The amount of solar energy striking the surface of the earth in two hours is enough to supply all of humankind’s needs for an entire year. For this reason, it is widely thought that solar energy should be our primary source of electricity. If this is to happen, however, there must be cost-effective ways to obtain solar electricity regardless of the time of day, weather, or seasonal changes. Essentially, there must be ways to store the energy from the sun to use it when we need it.
Most of the planet’s freshwater stores are found in the northern hemisphere, a region that is changing rapidly in response to human activity and shifting climate trends. A recent study analyzed 147 northern lakes and found that many rely on nutrients from tree leaves, pine needles, and other land-grown plants to feed aquatic life.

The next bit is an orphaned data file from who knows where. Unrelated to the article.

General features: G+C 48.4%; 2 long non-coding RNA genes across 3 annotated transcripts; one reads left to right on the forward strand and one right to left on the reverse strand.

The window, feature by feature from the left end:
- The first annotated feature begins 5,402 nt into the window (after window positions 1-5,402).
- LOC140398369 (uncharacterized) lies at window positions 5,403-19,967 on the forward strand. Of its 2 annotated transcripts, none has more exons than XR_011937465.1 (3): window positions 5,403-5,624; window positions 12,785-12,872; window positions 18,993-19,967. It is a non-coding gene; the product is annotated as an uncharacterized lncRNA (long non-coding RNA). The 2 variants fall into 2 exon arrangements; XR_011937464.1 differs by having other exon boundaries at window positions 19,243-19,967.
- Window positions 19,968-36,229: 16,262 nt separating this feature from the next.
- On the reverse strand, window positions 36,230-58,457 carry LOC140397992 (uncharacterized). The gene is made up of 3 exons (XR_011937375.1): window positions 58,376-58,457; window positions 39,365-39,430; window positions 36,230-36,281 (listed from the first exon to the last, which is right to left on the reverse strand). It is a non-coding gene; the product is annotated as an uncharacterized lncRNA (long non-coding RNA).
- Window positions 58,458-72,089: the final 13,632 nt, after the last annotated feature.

We have talked about the impact of light pollution on our ability to see stars and the Milky Way. We have also discussed its impact on our circadian rhythms. Recently, scientists in Great Britain published a report on the relationship between light pollution and the timing of when trees produce their buds. The results of the study suggest that light pollution is causing plants to jump the gun on spring.
Many people compost their food scraps and yard waste because they think it is the right thing to do. In some places, like San Francisco and Seattle, there is curbside pickup available to have these organic materials composted.